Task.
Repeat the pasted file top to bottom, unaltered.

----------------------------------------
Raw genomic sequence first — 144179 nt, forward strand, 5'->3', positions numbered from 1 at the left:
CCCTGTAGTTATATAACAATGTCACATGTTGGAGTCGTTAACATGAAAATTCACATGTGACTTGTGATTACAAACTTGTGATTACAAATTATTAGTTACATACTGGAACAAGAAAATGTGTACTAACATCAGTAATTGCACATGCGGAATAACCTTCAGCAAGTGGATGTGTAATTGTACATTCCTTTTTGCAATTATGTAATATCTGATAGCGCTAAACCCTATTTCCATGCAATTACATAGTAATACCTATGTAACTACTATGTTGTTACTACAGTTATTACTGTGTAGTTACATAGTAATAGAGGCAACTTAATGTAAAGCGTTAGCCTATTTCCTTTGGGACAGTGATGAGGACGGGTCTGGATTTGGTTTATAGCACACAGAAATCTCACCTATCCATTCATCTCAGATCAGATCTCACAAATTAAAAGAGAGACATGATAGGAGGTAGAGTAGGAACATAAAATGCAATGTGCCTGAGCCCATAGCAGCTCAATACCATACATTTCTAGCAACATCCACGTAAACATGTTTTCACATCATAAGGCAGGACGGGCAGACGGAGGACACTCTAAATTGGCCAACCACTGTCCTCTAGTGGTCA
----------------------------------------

Raw genomic sequence first — 144179 nt, forward strand, 5'->3', positions numbered from 1 at the left:
CCCTGTAGTTATATAACAATGTCACATGTTGGAGTCGTTAACATGAAAATTCACATGTGACTTGTGATTACAAACTTGTGATTACAAATTATTAGTTACATACTGGAACAAGAAAATGTGTACTAACATCAGTAATTGCACATGCGGAATAACCTTCAGCAAGTGGATGTGTAATTGTACATTCCTTTTTGCAATTATGTAATATCTGATAGCGCTAAACCCTATTTCCATGCAATTACATAGTAATACCTATGTAACTACTATGTTGTTACTACAGTTATTACTGTGTAGTTACATAGTAATAGAGGCAACTTAATGTAAAGCGTTAGCCTATTTCCTTTGGGACAGTGATGAGGACGGGTCTGGATTTGGTTTATAGCACACAGAAATCTCACCTATCCATTCATCTCAGATCAGATCTCACAAATTAAAAGAGAGACATGATAGGAGGTAGAGTAGGAACATAAAATGCAATGTGCCTGAGCCCATAGCAGCTCAATACCATACATTTCTAGCAACATCCACGTAAACATGTTTTCACATCATAAGGCAGGACGGGCAGACGGAGGACACTCTAAATTGGCCAACCACTGTCCTCTAGTGGTCA